“Trucking Industry Saves Millions in Driver Detention Pay”
3) 0/0’s Arrange load though shipper and do not discuss DT rates. Driver shows up and has to wait X number of hours without pay. At this point the o/o has to decide whether he/she will ever do business with this shipper again. Let’s say they choose not to, How many other o/o’s or large carriers will?
Answer: A lot
Let’s say that o/o did state their DT time rates and the shipper refused, now the decision is up to the o/o to either take it or not. It sounds simple doesn’t it,?just don’t haul it, right?
Not all the time, sometimes that load was the one that determined whether you go home or not; sat for an extra day or not, etc….
The 2 Sides of Detention Pay
Although all will agree that shippers and carriers should both be held responsible,(ensuring drivers be compensated for all their “waiting” time,) the difference in opinion lies in HOW they should be held accountable. Should the drivers “unite” (hmmmm) or should the Federal Government step in?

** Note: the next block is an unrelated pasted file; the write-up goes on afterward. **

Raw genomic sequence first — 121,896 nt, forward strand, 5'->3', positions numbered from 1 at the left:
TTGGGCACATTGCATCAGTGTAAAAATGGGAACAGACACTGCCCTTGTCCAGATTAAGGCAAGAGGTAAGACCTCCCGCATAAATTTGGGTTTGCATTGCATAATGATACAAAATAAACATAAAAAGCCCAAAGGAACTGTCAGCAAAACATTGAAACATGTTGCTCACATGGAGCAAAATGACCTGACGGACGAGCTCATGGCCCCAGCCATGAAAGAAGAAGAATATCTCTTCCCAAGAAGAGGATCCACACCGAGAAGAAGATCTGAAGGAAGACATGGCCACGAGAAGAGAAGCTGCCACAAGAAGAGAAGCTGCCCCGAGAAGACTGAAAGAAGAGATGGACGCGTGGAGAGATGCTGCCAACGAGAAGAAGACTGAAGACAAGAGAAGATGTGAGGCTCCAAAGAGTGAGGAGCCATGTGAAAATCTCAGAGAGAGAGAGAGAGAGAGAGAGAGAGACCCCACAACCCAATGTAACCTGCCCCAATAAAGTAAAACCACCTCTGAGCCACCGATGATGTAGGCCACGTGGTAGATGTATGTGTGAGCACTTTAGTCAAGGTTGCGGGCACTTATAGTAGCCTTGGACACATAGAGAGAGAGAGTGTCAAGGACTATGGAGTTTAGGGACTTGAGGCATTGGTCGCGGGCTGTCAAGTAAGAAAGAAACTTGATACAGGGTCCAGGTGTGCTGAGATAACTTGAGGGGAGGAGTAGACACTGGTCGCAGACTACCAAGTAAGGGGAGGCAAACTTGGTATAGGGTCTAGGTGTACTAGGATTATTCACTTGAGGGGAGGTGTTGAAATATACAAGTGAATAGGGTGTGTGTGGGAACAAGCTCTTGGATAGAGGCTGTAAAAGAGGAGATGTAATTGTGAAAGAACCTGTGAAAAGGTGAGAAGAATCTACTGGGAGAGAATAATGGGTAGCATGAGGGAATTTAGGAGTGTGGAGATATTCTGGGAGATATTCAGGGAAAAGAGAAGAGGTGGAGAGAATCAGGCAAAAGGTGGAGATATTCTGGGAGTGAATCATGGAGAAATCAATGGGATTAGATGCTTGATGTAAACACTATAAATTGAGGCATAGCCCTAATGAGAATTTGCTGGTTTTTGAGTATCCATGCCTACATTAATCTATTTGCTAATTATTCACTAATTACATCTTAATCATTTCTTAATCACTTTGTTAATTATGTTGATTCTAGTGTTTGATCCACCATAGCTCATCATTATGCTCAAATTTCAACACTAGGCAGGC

Note: Drivers Uniting would only help o/o’s not company drivers. It would mean that ALL would agree not to haul freight that didn’t include DT payment. But what about the larger carriers? Couldn’t they haul it?
Next, who is responsible for driver DT compensation? If you’re a company driver, then it’s the carrier, but if you’re an o/o, then it’s the shipper. So if there was a mandate, who would be mandated?
Note: FMCSA does not have authority over shippers when it comes to regulations. ( but they do carriers)
If the carriers were mandated to pay drivers DT, the carriers would then need to make sure they were paid by shipper to cover their DT costs.
Once the company driver gets paid for detention time, it would follow through with o/o’s as they will now have leverage.
So let’s say the carriers are forced to pay their drivers and they in turn charge the shippers, It could gets sticky: